• How well you like/dislike a poem is critique only if you support it with examples and explanations.
  • Correcting grammar and punctuation is valid critique, but it is also the least valuable form of critique.  Give your opinion, and back it up.  Share insights about the structure or subject that may improve the poem.  Suggest a technique that might apply.  Be more than a reference book.
  • Learn the forum's formating commands. Use them to make the critique easy to read.  Use quotes from the poem where applicable.  Observe and follow the standards of the forums where you post.
  • Rewrite poems only if there is no better way to illustrate a point, and then only if it is an acceptable practice on that forum.  If in doubt, ask.
  • Everyone has pet peeves and standard lectures.  Be sure they apply before using them. Occasionally the poet really did know what they were doing.

Rules for the poem:

  • The poem should be your best effort. If you know how to improve it, do. Then post.
  • Check the spelling and grammar before you post.
  • Unless it is essential to the structure of the poem do not center align. It makes the poem harder to read.  It also makes it harder to format a readable critic.
  • The poem must stand on its own.  If you have to explain it then it wasn't ready to leave home.  It it gets beat up wait until you get home to apply the bandages.  Critique is a rough game.

Rules for the human:  Caution, humans, highly fragile, this side up.

  • There is a person on the other end of that critique or poem.  Fallible, opinionated, and prone to misunderstandings these creatures are attempting to communicate through the substantial barrier of the internet.  Give them credit for tying and meet them halfway.
  • You can not learn if you are not willing to be wrong. Poems die in critiques. Sometimes the poetry dies too. Then, if you are lucky, you get to start all over again; a new poet, new poetry, and better for the experience.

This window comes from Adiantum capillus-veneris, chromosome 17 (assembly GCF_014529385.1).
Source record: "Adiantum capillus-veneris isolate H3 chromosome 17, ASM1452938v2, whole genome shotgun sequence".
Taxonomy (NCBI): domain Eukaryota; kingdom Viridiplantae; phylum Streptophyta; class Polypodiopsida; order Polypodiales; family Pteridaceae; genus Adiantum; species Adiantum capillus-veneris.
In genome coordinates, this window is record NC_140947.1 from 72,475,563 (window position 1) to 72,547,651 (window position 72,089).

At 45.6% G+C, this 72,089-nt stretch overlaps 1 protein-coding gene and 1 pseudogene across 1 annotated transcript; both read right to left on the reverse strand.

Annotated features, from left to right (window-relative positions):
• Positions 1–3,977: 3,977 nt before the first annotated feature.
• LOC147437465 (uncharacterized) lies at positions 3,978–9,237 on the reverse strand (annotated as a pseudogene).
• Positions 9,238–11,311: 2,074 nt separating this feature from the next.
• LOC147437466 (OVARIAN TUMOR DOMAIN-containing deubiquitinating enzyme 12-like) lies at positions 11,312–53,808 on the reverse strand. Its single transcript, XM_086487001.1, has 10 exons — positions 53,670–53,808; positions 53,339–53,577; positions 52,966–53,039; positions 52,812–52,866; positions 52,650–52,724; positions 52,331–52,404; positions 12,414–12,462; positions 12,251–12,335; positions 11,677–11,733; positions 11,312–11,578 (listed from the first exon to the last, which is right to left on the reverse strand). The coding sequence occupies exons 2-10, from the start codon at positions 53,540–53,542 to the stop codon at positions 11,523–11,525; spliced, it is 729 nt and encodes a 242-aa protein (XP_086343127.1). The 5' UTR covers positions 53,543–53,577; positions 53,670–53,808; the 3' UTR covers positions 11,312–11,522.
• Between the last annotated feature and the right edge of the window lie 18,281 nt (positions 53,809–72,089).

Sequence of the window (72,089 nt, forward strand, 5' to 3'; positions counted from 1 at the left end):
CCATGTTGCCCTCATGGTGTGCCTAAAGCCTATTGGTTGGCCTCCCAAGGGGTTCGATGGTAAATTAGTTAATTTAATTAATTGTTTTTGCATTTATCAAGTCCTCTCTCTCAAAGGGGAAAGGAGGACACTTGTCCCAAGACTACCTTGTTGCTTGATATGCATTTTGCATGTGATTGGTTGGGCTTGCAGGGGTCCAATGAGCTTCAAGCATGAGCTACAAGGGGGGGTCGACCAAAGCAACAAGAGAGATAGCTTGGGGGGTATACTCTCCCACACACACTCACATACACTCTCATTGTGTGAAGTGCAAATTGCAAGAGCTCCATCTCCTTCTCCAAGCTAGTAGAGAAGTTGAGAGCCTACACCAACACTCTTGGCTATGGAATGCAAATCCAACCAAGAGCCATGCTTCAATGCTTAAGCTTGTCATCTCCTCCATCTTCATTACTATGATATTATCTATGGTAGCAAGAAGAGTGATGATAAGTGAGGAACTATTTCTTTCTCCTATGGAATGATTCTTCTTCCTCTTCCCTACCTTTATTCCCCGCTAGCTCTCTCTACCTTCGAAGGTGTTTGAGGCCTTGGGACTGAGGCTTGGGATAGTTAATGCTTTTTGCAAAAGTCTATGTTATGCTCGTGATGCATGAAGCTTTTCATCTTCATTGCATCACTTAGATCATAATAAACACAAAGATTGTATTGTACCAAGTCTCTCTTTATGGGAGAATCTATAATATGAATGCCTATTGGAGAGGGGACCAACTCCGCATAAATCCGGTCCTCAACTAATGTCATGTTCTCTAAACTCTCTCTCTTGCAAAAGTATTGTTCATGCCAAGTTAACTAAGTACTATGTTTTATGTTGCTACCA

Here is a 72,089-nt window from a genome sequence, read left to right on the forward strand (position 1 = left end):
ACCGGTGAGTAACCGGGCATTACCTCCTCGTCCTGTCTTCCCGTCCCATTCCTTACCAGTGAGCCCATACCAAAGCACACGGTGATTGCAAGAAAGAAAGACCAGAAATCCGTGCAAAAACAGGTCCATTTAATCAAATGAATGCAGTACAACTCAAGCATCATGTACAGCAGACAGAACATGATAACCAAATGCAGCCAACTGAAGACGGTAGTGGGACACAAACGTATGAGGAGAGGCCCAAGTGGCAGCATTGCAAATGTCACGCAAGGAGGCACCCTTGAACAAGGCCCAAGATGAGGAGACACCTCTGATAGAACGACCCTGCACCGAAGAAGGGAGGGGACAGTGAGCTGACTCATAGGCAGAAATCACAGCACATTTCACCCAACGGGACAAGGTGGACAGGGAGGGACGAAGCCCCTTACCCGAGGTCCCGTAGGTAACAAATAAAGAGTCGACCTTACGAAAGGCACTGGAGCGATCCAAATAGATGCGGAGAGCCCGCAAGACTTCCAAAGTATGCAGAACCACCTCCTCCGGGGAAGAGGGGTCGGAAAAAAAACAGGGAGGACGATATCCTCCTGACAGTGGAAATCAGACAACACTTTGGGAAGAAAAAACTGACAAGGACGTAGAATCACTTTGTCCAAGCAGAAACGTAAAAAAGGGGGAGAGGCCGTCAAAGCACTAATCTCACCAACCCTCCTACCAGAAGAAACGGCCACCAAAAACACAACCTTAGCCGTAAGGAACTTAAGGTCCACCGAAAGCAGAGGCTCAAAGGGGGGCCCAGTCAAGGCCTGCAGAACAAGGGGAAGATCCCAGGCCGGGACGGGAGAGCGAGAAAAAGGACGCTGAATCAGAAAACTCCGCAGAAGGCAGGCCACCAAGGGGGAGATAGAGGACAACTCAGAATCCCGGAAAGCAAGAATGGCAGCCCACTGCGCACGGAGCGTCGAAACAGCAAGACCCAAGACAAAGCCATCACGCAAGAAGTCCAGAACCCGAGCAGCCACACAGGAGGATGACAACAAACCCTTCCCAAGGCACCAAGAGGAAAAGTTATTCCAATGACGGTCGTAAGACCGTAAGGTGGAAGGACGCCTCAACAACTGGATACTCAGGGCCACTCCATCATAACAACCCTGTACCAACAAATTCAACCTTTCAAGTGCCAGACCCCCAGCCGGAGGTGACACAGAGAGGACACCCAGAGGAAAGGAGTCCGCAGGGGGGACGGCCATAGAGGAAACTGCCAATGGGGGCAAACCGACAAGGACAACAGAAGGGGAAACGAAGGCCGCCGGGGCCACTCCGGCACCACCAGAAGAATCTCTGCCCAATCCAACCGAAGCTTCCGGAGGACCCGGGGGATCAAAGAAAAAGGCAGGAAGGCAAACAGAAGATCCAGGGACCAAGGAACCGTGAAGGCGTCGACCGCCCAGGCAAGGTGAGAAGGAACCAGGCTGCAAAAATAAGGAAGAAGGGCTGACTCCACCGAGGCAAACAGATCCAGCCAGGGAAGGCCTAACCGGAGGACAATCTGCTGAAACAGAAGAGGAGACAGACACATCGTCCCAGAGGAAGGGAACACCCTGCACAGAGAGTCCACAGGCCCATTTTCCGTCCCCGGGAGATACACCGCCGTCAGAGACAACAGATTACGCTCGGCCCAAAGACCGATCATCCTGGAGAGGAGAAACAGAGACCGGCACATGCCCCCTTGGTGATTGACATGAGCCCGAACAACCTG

• Forgive your critics.  Forgive yourself.  Write on.

Apr 25, 2008

More About Poetry and What It Is.

Last post I posed some questions about poetry that were intended to make you think. Today I'm going to give you my own ignoble and uninspired answers.

To balance the drudgery I've also provided a link to my workbook pages where I've been gathering other answers to "What is poetry?" I know I said you should come up with your own answer, but I never said it had to be an uninformed answer.  I enjoyed many of these articles and I hope you will as well.


What is poetry?

Poetry is the art of language.

Every art centers arround a medium. Painting is the art of light. Yes, I know they use paint, but that is because it was the most sophisticated way of manipulating color for many centuries. Modern painters often work with computers and manipulate light more directly. Sculpture is the art of shape. Dance is the art of human movement. Music is the art of sound. You can go on and on with a bit of thought.

Other types of writing can also be art, but they are not as directly connected to language as poetry. A novel is about the story, and I believe best described as the art of story telling. That is why it is much easier to translate a novel than a poem. A translated poem becomes a similar but new poem. A translated novel tells the same story.

So, I see poetry as the art of language.  To me it means that every aspect of language is mine to manipulate, twist, and torture in the name of art. But it does pose a bigger question. What is art?


Why do I write poetry?

I write poetry because I like the attention. Ok, that's not very noble, but after a great deal of navel gazing I have to admit that this is the core of my motivation. A distant second is that I enjoy writing poems. 

If I really had some all important message to share I'd use prose. It's more effective. If I had some deep emotional need to express myself I'd write constantly. I only write when I think someone might read and like my stuff.

I wouldn't mind making money, but I don't have much hope for that endeavor. Besides, money is the ultimate proof of attention. That, and you can buy stuff with it.


How do I write poetry?

My philosophy of poetry changes constantly and has too many side issues to cover fully here. I'll just list some of the highlights.

I try not to make excuses for the poem. I works or it doesn't.

The reader is more important than I am. What I meant to say is irrelevant. What I did or did not say is all that matters.

A poem is never finished. I've just lost interest in it for the time being.

I will always strive to be honest with myself and others. But I will lie my ass off to a poem if I think that will improve it in the slightest.

Poetry is about the poem, not my issues, my message, or the truth. I will sacrifice any of these to preserve and improve the poem.

I reserve the right to be inconsistent in my critiques, my poetry, and life in general. Why should I be chained to some silly philosophy of poetry.